Wellens sees 'must-win' match
St Helens captain Paul Wellens admits the derby with Warrington Wolves is a must-win game if they are to keep alive their hopes of a top-two finish in Stobart Super League.
Saints were out of the top eight when coach Royce Simmons was sacked in March, but they have lost just twice under caretaker coaches Mike Rush and Kieron Cunningham since then to rekindle hopes of a seventh consecutive Grand Final appearance.
A win at Langtree Park tomorrow, to follow their 28-16 success at the Halliwell Jones Stadium, would close the gap on the second-placed Wolves to a single point with four games left of the regular season.
Wellens said: “If you go back a few months you wouldn’t have given us any chance of getting near the top two, but clubs have lost some games and results have gone our way to give us a chance.
“But no doubt we have to win on Monday if we want to finish top two because Warrington won’t drop that many points between now and the end of the season. This is a game we need to win.
“From where we were it would be a huge achievement. Slowly and surely we’ve gone about our business, taken each game at a time and picked up wins.”
Wigan Warriors will be keeping a close eye on the result tomorrow for a Saints victory would virtually secure them the league leaders’ shield, following their 48-10 win over Hull FC on Friday, which put them five points clear at the top.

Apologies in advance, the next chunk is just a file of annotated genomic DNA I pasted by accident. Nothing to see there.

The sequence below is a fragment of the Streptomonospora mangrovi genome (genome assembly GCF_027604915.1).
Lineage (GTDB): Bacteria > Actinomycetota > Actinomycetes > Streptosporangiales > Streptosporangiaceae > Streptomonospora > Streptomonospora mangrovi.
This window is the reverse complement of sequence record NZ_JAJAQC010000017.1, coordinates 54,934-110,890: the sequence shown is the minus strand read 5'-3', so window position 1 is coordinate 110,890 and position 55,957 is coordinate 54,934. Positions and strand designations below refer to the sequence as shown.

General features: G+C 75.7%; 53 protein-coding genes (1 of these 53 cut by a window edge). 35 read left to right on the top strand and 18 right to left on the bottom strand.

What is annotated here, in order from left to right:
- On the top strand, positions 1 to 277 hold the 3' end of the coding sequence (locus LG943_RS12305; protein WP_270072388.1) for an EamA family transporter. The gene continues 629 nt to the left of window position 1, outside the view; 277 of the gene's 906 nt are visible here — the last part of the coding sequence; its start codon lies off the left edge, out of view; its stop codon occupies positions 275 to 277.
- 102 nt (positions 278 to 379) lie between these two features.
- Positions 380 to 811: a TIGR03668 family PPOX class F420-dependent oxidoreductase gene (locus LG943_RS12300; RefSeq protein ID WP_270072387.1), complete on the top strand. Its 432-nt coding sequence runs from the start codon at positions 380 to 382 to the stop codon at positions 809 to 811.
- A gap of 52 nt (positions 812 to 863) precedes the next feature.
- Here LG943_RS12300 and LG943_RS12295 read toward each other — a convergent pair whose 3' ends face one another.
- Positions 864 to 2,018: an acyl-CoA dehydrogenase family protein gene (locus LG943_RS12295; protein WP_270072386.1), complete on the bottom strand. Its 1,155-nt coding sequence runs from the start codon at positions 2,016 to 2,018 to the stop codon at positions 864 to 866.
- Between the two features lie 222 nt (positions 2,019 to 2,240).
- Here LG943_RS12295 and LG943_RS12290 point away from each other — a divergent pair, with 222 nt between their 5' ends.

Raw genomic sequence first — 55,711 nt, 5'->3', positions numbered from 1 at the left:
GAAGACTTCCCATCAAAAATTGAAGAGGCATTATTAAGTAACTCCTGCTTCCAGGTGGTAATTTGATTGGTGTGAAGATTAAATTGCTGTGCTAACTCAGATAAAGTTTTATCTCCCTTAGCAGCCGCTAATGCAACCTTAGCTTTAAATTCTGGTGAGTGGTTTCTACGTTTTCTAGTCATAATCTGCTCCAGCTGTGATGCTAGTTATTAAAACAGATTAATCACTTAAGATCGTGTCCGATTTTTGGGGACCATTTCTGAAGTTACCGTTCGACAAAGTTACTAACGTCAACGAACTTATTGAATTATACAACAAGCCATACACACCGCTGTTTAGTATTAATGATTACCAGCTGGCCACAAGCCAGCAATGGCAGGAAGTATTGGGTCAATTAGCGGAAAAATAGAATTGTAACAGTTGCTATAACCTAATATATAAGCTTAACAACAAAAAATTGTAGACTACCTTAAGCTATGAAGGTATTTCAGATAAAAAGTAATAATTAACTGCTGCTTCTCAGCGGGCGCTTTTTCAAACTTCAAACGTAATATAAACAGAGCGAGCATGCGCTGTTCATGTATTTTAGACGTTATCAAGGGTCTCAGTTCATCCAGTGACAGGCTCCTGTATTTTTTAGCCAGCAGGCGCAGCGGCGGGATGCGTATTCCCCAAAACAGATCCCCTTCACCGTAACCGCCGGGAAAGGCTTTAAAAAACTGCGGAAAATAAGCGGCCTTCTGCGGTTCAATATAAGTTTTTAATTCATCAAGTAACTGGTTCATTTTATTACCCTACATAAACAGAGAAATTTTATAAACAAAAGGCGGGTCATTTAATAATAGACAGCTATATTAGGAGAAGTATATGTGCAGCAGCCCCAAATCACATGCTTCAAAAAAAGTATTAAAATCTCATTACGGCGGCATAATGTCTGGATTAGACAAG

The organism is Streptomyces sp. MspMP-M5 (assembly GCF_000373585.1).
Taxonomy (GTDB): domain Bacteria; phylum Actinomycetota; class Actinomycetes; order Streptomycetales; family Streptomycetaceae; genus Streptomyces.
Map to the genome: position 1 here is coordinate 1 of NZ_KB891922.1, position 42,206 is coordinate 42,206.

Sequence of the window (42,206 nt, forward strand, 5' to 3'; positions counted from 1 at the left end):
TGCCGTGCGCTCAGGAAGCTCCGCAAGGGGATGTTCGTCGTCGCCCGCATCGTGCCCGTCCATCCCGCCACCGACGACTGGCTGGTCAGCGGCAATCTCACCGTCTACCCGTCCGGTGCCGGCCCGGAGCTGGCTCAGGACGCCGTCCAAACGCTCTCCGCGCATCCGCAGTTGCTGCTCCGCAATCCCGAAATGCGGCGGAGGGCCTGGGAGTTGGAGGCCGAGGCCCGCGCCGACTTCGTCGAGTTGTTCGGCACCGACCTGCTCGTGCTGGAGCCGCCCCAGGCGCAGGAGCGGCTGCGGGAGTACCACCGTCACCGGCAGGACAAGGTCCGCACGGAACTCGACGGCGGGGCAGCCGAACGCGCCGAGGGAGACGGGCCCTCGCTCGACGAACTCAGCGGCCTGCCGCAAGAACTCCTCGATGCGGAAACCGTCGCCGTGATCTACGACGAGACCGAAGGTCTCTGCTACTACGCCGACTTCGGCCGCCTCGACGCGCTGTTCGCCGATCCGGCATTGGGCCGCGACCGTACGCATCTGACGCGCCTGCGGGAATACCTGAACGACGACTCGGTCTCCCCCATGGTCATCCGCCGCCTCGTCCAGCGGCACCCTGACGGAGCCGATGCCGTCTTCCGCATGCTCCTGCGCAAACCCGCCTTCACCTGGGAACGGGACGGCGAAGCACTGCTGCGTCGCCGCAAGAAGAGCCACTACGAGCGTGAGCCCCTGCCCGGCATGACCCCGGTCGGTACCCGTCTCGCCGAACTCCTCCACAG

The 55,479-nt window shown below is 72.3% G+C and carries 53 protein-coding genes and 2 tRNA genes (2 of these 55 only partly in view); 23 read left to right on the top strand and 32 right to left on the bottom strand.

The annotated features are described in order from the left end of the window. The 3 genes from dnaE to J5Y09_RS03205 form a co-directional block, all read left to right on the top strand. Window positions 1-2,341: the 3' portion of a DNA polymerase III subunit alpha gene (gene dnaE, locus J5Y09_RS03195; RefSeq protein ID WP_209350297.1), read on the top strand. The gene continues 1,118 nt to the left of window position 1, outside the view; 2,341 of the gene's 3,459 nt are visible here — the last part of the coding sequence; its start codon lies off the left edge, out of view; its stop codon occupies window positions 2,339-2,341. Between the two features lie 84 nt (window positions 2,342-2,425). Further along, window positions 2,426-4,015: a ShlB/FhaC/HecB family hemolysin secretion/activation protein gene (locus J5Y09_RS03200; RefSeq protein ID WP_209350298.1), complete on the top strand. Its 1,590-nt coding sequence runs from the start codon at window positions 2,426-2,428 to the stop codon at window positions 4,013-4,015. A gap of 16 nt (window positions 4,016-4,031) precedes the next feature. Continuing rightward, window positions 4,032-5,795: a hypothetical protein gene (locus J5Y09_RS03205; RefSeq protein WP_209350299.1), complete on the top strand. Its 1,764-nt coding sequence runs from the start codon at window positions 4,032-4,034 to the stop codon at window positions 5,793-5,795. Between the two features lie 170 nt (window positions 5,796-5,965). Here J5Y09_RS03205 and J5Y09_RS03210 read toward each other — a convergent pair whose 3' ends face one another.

St Helens are expecting a full house against the Wolves as they look to stretch their unbeaten home run to six matches.
“It’s up there with one of the big games with the recent history we’ve had,” Wellens added.
“They’re always close affairs, quite often going down to the wire, pardon the pun.
“We’re probably very similar in the way we play the game and I think that’s why they are exciting games and I think this will be no different.”
Double-chasing Warrington face Wigan on Saturday and Leeds Rhinos at Wembley later in the month, but coach Tony Smith is not yet looking past tomorrow’s fixture.
The Wolves have run up 90 points in their last two games since beating Huddersfield Giants in the Carnegie Challenge Cup semi-final, but Smith expects his in-form side to be tested to the full.
He believes the secret of Saints’ revival is their success in eventually coming to terms with the loss of England prop James Graham, their inspirational former captain who left at the end of last season to join Australian club Canterbury Bulldogs.
“We’re looking forward to Saints,” Smith said. “It’s at their ground and we haven’t been there before.
“They’ve had a hoodoo on us for a number of years in their home town. We’re keen to create a new history for ourselves over there.
“But we know we’ll have to be good to do that because they’re in very good form.
“They’ve found the formula of how to play without James Graham in their team. It took them some time to do that.
“He was that influential for that many years with the workload that he had. It took them some time to perform to their best and I think they’ve been able to do that in recent times.
“It probably cost a bloke his job but they’ve certainly found that confidence and got a roll on.”